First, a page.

1.   Tell us a little about yourself. How long have you been writing?

I started writing on June 13, 2009. I borrowed the four Twilight books and read them. After finishing “Breaking Dawn”, my first thought was “R-rated movie.” My second thought was “I can write something better than that.” Thus began the Vampire Syndrome saga. I had my four main characters created by the time I went to bed that night, and a rough outline. I joined a highly-regarded local critique group and honed my writing skills with them for several years, refining Vampire Syndrome every step of the way. “Vampire Syndrome”, book one of the Vampire Syndrome saga, was completed in August 2012. On December 2012, I signed a contract with PDMI Publishing LLC to publish the saga and related projects. 


 2.     Which story did you contribute to Fresh Blood and what made you want to write that story?

            I contributed “Mary Sue Wants To Die Forever”, a satire  inspired by my visits to Forks, Washington during the height of Twilight mania. I have parodied Twilight within my Vampire Syndrome saga as well, but in “Mary Sue” I was able to craft a twisted little tale inspired by an adolescent fan’s pilgrimage to the “home of the Sunset saga. The real Twilight tour bus driver on my tour was loving every minute of his job, but I was envisioning how the tour would go with a driver who had a very good reason to be disgruntled with all the fan mania, and who had to deal with a morose, angsty fan.


  1. 3.     What other work have you done?

 “Vampire Syndrome” was released in January 2013, and I am close to completion on “Vampire Conspiracy”, book two of the saga.


 4.     What is it about vampires that makes you want to write about them?

People who would not normally read a book featuring a protagonist with Down Syndrome will find the premise of a vampire with special needs struggling to fit in his new world to be an intriguing concept. Some will think the premise to be a joke, but not after they read it. As the saga progresses, the conflict between the human vampires and the alien vampires escalates. Jack and his human vampire compatriots are forced to examine what qualities make them human, and what tendencies make them monsters. My characters are metaphors for our own struggles to be human, and dealing with our own inner monsters.


 5.     What other interests do you have and how do they influence your writing?

Classic and high-performance automobiles. My law enforcers (the Venators) would logically want fast cars for their chase patrol work, and other vampires might appreciate being able to make quick getways from normal people, if the occasion arises. My lifetime of car enthusiasm enables me to select the right cars for the right characters, an area in which many authors who are otherwise strong in details have a tendency to fail or fall short of automotive enthusiasts’ expectations.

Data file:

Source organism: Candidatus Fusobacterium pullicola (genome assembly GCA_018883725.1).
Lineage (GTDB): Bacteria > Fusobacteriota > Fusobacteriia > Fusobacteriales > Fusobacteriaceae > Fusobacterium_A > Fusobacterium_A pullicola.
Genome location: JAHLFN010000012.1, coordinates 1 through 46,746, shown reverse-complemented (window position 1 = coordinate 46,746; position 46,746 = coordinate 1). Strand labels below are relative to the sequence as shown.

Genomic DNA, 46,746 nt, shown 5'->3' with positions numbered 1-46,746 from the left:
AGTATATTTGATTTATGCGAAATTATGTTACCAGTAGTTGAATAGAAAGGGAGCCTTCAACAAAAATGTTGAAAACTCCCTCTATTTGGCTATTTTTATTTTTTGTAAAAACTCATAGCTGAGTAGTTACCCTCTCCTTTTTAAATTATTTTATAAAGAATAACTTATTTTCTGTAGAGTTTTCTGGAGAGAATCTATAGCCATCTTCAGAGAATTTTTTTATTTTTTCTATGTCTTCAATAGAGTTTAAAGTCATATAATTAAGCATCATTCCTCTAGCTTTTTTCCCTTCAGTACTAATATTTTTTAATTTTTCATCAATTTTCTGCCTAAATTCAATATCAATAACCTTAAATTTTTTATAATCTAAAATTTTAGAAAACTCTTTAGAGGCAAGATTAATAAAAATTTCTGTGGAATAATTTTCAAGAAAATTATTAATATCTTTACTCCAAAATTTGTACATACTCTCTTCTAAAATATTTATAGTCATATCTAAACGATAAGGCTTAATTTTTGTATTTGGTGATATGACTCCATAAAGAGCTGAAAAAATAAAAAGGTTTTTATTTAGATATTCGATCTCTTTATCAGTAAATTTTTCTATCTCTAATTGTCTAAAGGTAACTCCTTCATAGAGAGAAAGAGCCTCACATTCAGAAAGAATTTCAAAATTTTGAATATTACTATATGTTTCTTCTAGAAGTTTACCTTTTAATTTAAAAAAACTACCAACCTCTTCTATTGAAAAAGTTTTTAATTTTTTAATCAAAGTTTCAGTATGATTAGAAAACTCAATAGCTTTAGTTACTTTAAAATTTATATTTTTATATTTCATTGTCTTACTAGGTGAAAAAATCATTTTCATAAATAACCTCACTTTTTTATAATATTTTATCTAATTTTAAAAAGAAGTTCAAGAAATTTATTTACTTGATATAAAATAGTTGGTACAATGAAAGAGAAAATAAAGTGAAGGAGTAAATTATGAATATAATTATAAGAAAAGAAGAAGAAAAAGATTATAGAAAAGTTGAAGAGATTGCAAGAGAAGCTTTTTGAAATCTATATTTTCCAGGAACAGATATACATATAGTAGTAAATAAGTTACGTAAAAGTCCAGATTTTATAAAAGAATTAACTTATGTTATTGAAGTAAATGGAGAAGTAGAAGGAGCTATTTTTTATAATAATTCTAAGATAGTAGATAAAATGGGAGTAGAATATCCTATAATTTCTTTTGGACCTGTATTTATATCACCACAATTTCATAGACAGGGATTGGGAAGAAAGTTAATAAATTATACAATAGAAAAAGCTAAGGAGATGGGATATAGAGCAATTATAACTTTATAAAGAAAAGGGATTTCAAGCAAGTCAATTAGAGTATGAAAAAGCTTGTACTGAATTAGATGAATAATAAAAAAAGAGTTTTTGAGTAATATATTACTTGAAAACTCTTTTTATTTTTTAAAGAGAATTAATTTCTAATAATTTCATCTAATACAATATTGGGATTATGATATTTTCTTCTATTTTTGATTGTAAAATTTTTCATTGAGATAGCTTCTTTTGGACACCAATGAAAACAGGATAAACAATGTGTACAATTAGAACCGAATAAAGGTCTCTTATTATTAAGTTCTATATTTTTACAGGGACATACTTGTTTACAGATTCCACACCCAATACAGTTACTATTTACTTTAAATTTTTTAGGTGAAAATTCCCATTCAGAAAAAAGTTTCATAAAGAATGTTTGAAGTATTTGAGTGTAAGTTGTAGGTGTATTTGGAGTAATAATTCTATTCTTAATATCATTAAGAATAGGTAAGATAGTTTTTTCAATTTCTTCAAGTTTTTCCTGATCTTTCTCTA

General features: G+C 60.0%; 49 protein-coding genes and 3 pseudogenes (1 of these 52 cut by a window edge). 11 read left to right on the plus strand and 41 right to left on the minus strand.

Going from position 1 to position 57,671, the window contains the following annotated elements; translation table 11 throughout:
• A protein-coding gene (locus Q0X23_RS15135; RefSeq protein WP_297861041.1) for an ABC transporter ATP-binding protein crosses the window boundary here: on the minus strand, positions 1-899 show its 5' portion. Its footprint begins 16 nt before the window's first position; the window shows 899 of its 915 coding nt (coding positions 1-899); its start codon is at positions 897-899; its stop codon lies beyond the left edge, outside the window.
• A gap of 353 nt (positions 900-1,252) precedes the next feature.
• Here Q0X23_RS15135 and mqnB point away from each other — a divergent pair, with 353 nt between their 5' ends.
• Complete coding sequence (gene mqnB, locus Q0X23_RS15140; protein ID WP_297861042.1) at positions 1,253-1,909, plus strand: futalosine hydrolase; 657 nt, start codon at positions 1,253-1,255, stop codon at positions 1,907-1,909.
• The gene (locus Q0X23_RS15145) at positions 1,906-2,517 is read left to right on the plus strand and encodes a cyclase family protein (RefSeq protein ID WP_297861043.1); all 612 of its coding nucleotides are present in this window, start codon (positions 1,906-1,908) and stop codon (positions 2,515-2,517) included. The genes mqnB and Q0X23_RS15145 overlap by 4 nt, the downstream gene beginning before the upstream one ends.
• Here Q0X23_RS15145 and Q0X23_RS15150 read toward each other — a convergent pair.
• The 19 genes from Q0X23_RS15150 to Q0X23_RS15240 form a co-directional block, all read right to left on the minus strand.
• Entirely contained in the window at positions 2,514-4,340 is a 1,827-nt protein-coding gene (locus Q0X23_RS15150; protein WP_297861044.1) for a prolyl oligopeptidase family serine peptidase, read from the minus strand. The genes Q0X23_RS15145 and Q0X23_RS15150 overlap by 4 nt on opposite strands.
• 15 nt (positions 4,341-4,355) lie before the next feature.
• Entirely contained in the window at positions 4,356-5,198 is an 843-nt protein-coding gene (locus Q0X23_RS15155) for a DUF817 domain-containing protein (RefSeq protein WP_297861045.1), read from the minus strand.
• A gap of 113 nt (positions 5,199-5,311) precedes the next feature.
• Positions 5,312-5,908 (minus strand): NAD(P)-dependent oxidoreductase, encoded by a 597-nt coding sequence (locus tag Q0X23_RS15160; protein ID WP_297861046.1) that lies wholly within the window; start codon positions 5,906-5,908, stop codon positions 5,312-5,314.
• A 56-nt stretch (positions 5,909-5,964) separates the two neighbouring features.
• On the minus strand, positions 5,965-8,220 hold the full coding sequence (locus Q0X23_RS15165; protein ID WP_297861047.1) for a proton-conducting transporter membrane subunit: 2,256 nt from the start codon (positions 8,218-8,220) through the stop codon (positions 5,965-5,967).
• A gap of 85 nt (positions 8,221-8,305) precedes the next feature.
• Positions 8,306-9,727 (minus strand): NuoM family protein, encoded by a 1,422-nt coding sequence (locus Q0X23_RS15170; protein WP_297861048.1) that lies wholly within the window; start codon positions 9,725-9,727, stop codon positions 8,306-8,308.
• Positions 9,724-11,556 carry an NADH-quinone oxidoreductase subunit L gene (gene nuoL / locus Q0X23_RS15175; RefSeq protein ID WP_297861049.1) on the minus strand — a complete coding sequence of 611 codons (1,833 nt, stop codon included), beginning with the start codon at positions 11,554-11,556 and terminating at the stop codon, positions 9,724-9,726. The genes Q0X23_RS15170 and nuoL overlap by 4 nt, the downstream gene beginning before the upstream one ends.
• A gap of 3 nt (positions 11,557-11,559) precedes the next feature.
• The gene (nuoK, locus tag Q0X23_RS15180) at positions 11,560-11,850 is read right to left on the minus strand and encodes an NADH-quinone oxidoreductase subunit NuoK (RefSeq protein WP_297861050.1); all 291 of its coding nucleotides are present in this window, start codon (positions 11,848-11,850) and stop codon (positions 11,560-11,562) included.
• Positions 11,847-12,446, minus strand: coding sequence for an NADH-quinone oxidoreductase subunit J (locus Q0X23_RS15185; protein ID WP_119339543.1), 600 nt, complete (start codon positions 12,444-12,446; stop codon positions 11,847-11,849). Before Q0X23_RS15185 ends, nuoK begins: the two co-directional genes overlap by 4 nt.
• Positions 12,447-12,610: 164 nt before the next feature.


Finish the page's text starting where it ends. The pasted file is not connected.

Working for over twenty years with individuals who have special needs inspired me to create Jack Wendell, a wise, dignified vampire hero who was born with Down Syndrome. My working closely with these people enabled me to craft a realistic, non-stereotypical voice for Jack. The human vampires prize Jack’s status as the world’s fastest-running vampire, but the alien vampires appreciate Jack’s mental gifts in a way his fellow human vampires cannot.


6.     Give us some links where we can find your other work (if available):

Vampire Syndrome (Book One)

  1. Young Adult Kindle version: http://www.amazon.com/dp/B00AMRGKZU

    Adult Kindle Version: http://www.amazon.com/dp/B00AMSLI2Y

    Young Adult paperback: http://www.amazon.com/Vampire-Syndrome-Daven-Anderson/dp/0615756018

    Adult paperback: http://www.amazon.com/Vampire-Syndrome-Daven-Anderson/dp/0615756026

 Fresh Blood 


Find Fresh Blood: Vampire Writers Support Group Anthology #1 on Amazon:



About xuemertie

Author, role-player, geek.

5 responses »

  1. J.D. Brown says:

    It’s always cool to read the story behind the story, so to speak. Love seeing your creative process, Daven, and how you mixed life experience into fiction. I’ve read this book and love it! Jack is a wonderful character and it’s good to see a special needs person with something as real and common as Downs Syndrome taking the lead role. I’m glad Daven didn’t create a fictional disability as some authors tend to do when they are too afraid or not knowledgeable enough to write the real thing. You can tell Daven really knows what he’s talking about. Bravo, boys.

    – J.D.


  2. myeagermind says:

    Reblogged this on Lenora's Culture Center and Foray into History and commented:
    Great writer. Awesome interview


  3. andreazug says:

    Awesome interview guys. I applaud Daven for his ability and his desire to give his main character such depth.


  4. Reblogged this on Vampire Syndrome Blog and commented:
    Thank you Brian McKinley!


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